Special-needs Santa delivers heartfelt cheer to disabled adults, kids

By Published On: December 15, 2022
A man dressed as santa claus sitting in a rocking chair, bringing joy to kids and disabled adults.

December 14, 2022, Colorado Springs, CO – Nobody leaves Bryan Dickson cookies or milk to fill his belly or carrots for the reindeer when he shows up at their house to deliver Christmas presents.  “But they should,” he said Wednesday, while practicing his “ho, ho, ho” chuckle.

Dickson gets something better, though. Heartfelt hugs, screams and tears of happiness greet the 27-year-old special-needs Santa at every house of special-needs adults that he visits in the days leading up to the holiday. “It felt like I was the real Santa,” he said of last year’s exhausting distribution. “Santa can’t be everywhere, so I figure I can help him out.”

Having a Santa who understands the nuances of his disabled peers, who tend to be loud and emotional — which some people find intimidating — helps clients feel comfortable, Dulle said.

“He doesn’t see the disability; he sees the person,” she said of Dickson. On Monday, Dickson will bring presents to the kids at Zach’s Place, a child and respite care center. Along with gifts, Dickson always passes on a healthy dose of cheer.

Dulle said there’s never a bad day in the life of Dickson, who has intellectual and developmental disabilities. “He always has a big smile,” she said, “and he puts others before himself and how they feel.” Dickson had long dreamed of playing Santa, and the COVID-19 pandemic opened the door. Dulle started the holiday gift drop-off after the organization couldn’t hold its annual holiday party in 2020. Group gatherings were still restricted, and staff hadn’t seen some clients for most of that year because the coronavirus left them homebound. Staff members dressed up in holiday wear to deliver presents three years ago. They also sang carols and waved at clients through windows. Dickson asked staff if he could take on the role of Santa for last year’s encore performance, which is now an annual tradition.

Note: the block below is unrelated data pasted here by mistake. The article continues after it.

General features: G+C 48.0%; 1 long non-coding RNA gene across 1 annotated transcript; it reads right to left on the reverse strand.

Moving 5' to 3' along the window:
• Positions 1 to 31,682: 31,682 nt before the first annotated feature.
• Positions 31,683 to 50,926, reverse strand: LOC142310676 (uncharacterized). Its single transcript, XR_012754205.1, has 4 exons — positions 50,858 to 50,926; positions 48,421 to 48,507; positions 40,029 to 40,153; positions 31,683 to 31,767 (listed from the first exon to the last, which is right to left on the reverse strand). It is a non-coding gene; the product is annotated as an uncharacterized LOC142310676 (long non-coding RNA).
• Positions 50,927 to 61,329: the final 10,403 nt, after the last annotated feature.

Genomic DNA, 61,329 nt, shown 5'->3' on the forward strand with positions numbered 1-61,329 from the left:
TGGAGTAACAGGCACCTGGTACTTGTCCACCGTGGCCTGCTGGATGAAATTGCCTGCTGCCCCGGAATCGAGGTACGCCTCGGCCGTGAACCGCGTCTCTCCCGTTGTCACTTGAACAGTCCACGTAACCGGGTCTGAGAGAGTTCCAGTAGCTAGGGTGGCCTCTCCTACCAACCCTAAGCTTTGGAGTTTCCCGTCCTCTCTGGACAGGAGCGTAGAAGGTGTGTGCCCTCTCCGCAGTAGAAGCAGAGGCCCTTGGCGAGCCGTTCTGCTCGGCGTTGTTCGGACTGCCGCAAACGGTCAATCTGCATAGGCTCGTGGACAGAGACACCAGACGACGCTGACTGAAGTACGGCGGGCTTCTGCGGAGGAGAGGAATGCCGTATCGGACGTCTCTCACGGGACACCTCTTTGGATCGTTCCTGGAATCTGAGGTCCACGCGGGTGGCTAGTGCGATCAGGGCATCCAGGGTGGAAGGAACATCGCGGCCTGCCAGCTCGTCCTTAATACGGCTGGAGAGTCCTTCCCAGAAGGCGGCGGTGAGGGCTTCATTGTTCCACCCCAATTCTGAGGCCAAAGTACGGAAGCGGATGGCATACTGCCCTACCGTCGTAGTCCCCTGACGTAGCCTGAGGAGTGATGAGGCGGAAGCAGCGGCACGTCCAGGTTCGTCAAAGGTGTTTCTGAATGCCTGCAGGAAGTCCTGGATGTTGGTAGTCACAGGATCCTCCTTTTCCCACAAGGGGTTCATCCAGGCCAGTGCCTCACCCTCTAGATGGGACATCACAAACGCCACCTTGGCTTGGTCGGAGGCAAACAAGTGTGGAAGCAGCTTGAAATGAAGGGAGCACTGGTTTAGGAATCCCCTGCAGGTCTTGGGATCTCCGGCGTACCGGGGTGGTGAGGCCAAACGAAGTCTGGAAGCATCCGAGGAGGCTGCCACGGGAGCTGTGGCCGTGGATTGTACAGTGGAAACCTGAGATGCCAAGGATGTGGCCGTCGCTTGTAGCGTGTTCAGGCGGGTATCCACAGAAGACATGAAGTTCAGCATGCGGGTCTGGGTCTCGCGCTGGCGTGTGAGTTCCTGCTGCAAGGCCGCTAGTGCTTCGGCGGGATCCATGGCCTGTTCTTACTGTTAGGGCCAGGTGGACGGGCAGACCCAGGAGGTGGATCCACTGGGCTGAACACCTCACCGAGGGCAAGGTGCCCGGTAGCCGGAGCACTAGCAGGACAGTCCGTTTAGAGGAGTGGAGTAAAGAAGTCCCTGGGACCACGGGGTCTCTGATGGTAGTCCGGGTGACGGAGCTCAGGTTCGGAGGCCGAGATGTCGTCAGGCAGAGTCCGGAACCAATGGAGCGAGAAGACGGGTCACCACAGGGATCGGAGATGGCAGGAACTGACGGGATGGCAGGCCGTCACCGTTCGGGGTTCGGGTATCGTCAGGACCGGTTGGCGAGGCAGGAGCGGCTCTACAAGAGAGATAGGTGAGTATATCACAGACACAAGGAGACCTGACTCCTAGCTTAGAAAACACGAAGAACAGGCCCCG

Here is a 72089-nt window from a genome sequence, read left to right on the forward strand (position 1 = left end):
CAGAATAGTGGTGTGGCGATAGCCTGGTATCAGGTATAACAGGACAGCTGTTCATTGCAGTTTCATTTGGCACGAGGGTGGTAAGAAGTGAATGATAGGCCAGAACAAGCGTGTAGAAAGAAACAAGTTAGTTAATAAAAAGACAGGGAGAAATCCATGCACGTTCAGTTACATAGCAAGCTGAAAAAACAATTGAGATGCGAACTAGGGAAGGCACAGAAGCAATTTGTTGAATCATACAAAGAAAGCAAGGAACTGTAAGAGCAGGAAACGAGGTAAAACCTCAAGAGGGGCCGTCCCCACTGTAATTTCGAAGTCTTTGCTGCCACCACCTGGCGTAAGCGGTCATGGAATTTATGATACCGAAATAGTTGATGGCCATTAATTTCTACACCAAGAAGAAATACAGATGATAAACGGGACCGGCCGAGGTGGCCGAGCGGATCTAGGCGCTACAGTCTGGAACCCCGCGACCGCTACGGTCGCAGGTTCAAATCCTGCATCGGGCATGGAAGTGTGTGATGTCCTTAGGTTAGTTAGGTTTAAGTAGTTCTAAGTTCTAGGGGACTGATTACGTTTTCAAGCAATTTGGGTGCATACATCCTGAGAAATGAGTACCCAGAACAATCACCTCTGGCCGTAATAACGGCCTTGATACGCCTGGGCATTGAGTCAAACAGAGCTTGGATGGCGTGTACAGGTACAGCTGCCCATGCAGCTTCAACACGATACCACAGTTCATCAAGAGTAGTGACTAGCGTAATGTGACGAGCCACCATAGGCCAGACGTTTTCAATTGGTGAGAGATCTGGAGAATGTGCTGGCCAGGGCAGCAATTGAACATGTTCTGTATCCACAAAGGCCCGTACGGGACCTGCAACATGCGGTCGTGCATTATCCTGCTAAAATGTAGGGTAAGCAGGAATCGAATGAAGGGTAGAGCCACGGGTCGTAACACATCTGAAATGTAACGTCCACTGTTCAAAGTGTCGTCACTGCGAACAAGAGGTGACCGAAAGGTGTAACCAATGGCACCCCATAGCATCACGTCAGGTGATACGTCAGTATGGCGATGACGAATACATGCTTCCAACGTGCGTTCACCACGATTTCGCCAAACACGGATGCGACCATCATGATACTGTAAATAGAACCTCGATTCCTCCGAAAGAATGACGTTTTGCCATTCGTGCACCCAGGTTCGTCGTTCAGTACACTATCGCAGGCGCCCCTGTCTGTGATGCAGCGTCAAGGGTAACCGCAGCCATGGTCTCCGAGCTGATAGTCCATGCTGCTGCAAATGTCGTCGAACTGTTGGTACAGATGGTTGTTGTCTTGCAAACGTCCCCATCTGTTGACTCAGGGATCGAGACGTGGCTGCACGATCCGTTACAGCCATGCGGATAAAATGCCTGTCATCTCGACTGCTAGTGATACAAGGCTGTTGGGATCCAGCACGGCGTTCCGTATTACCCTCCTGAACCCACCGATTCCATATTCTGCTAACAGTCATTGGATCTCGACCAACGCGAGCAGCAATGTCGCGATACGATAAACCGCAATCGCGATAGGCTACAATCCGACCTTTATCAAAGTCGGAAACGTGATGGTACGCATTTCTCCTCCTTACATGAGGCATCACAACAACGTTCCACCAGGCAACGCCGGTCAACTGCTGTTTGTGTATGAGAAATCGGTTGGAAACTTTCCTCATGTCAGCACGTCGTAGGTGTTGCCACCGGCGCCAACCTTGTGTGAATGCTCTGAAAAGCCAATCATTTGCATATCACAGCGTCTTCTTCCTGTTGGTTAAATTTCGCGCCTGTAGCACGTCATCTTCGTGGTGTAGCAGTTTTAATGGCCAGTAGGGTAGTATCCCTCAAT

Employees purchase the gifts that are handed out using financial donations from parents, caregivers, individuals and companies such as Berwick Electric, Dulle said. Despite this year’s disappointing performance of the Denver Broncos on the field, the pro football team’s clothing and gear remain popular gift requests from clients, she said. Blankets, manicure sets, stuffed animals, Legos and science kits also are favorites.  Dickson listens to an earful of all the good things clients have done over the past year, as they await their gifts.

Even though the job of Santa is harder than it seems, Dickson said it’s worth enduring the hot, sweaty suit. “I just hope everyone goes crazy over seeing me, or I’ll have to retire,” he joked.

He’s a perfect fit, Dulle said. A great sense of humor and leadership skills are just the start. “He’s patient, adaptable, a good listener, and he doesn’t have issues with personal space,” she said. Want to know another secret? Dickson is also the Easter Bunny at Special Kids Special Families. Cupid might be next, Dulle laughs.

Contact the writer: 719-476-1656 / Debbie Kelley / Staff Reporter, Education & General News & Features debbie.kelley@gazette.com